The film’s writers decide to make the protagonists, in their struggle towards admission for their daughter at Delhi Grammar School, “pretend to be poor” after filing into the RTE quota. Uh…ok. Now, I understand that Bollywood films have this constant itch to be over the top, wacky and outrageous in their satire. That’s how we roll. And this development was all those things… well, everything except satire. While the RTE move highlights the system’s corrupt nature, and the predicament of those who lack power, the protagonists shifting to a smaller locality of limited means, with their Pizzas and Rs. 20 mineral water, made me lose them altogether.
The film’s dialogue seemed to periodically balance things out, with the Pizza discovery scene mentioned above, and the fleeting realisations that struck the misled couple. Other than that, there was a palpable lack of reflection/self-reflection in the making of that whole space. Full of sentimentalisation of poverty, the film coloured them as ultra-noble to comfort the arses and farces of the status quo beneficiaries.
In his new dwelling, Irrfan Khan makes a friend in Deepak Dobriyal. He decides to “train” Irrfan Khan, who he understands as a newbie to the ‘poor way of life’, in how to live with less. He produces a train of punchlines about being a “khaandaani gareeb”. He risks his life by getting in front of a moving car, to draw money out of the driver to pay for Irrfan’s daughter’s admission. People might be stretched to take severe actions that I’m not aware of—but out of nowhere, in the middle of Irrfan drawing money out of his bank account—this whole scene looked, to me, like a patronising comforter. Like an instrument to make Irrfan realise what he’s doing to these virtuous, Good Samaritans. Like their dues hinged on their character, and so did the acknowledgment of their conditions. As I sat in an auditorium full of laughter. I cringed, not the kind I came looking for.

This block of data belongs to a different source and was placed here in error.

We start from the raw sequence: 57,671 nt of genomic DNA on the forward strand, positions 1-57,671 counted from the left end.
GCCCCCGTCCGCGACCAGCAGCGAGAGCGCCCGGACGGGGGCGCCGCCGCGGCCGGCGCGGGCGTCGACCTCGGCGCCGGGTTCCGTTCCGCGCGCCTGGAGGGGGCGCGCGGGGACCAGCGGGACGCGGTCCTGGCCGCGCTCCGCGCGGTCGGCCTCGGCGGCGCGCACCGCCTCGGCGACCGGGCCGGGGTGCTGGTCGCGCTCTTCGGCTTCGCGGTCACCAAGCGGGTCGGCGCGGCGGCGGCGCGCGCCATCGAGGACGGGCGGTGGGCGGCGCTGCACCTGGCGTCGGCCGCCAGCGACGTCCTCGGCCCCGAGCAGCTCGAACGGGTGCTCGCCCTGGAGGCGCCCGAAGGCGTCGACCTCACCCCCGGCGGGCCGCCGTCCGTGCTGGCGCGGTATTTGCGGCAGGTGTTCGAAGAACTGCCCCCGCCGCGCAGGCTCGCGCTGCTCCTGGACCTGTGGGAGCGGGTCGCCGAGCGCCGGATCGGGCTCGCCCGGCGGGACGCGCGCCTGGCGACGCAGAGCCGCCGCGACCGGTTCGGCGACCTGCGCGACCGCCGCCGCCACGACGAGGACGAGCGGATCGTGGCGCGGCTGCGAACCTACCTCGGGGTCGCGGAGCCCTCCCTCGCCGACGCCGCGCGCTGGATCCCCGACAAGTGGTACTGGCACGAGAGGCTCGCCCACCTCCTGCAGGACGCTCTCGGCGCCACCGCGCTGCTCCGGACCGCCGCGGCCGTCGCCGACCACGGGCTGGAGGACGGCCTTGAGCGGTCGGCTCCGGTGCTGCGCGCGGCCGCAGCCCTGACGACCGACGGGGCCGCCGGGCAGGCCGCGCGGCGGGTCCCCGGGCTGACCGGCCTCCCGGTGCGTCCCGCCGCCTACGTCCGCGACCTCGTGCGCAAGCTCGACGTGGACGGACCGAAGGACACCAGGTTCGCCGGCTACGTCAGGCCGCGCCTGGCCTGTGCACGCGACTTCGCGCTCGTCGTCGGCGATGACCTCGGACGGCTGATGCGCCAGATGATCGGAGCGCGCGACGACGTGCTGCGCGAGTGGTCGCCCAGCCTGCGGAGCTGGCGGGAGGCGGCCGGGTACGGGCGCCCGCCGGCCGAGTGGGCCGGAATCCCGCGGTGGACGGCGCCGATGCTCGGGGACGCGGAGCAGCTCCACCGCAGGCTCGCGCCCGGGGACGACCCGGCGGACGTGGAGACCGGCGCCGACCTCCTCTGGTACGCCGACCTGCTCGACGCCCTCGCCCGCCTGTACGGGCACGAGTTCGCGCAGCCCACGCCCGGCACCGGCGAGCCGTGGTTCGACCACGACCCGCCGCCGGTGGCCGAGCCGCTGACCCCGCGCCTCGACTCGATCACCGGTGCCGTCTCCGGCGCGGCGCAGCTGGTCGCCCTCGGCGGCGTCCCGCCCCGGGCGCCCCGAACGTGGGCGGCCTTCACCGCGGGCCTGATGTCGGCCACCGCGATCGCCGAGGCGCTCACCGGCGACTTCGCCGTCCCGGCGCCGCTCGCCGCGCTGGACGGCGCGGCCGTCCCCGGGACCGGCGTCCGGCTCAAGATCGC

Well, this goes on. Parallelly, Irrfan and Deepak Dobriyal bond along with their families, and Saba Qamar keeps making that annoying “humaari beti depression mein jaake drugs lena shuru kar degi” comment, and they end up unintentionally stealing Deepak’s son’s seat for their daughter. Now that the mission is over, they pack their bags and sense of guilt, and head to their air-conditioned home. Well, of course everything else melts away but their massive conscience—and this is the part that confirmed my suspicions, even the ones I’d been offering the benefit of doubt for—what do they decide to do?
Charity. They go to the school Dobriyal’s son now attends, and decide to (first, sponsor one kid’s education, and then they see the kids do talented stuff—because of course, only then,) furnish the whole school and provide for all the kids with benches, stationery and… wait for it, English books. It is understandable why this would be a source of pride, and even the expected course of action for the school, kids, parents and the protagonists. Hindi Medium was always about getting into that “class” and how difficult that is, and not an impossible, heroic abandonment of these standards, that neither the middle class nor the underprivileged can afford. But it was a drastic tangent. What had this three hour rollercoaster become?